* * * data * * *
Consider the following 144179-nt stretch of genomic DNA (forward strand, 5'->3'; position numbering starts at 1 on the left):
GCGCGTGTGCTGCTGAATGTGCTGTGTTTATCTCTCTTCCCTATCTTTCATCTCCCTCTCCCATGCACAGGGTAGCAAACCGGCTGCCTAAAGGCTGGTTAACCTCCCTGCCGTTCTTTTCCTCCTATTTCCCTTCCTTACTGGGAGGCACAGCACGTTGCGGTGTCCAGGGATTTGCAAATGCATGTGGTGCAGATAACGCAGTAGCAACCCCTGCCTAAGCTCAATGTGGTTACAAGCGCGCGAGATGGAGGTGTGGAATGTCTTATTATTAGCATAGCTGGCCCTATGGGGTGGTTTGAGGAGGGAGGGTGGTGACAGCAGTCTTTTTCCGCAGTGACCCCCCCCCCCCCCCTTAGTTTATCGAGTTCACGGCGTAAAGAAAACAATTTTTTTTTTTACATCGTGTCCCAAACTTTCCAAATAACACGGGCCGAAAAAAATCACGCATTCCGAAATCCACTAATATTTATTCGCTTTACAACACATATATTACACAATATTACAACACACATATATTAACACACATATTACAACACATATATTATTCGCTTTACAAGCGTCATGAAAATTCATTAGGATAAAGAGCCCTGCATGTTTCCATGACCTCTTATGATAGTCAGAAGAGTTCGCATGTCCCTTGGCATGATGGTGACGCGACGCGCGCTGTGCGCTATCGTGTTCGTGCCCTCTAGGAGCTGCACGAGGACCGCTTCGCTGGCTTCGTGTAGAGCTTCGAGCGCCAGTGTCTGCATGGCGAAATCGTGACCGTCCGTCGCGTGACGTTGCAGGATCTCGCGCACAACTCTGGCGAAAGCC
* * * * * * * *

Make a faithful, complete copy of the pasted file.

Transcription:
Consider the following 144179-nt stretch of genomic DNA (forward strand, 5'->3'; position numbering starts at 1 on the left):
GCGCGTGTGCTGCTGAATGTGCTGTGTTTATCTCTCTTCCCTATCTTTCATCTCCCTCTCCCATGCACAGGGTAGCAAACCGGCTGCCTAAAGGCTGGTTAACCTCCCTGCCGTTCTTTTCCTCCTATTTCCCTTCCTTACTGGGAGGCACAGCACGTTGCGGTGTCCAGGGATTTGCAAATGCATGTGGTGCAGATAACGCAGTAGCAACCCCTGCCTAAGCTCAATGTGGTTACAAGCGCGCGAGATGGAGGTGTGGAATGTCTTATTATTAGCATAGCTGGCCCTATGGGGTGGTTTGAGGAGGGAGGGTGGTGACAGCAGTCTTTTTCCGCAGTGACCCCCCCCCCCCCCCTTAGTTTATCGAGTTCACGGCGTAAAGAAAACAATTTTTTTTTTTACATCGTGTCCCAAACTTTCCAAATAACACGGGCCGAAAAAAATCACGCATTCCGAAATCCACTAATATTTATTCGCTTTACAACACATATATTACACAATATTACAACACACATATATTAACACACATATTACAACACATATATTATTCGCTTTACAAGCGTCATGAAAATTCATTAGGATAAAGAGCCCTGCATGTTTCCATGACCTCTTATGATAGTCAGAAGAGTTCGCATGTCCCTTGGCATGATGGTGACGCGACGCGCGCTGTGCGCTATCGTGTTCGTGCCCTCTAGGAGCTGCACGAGGACCGCTTCGCTGGCTTCGTGTAGAGCTTCGAGCGCCAGTGTCTGCATGGCGAAATCGTGACCGTCCGTCGCGTGACGTTGCAGGATCTCGCGCACAACTCTGGCGAAAGCC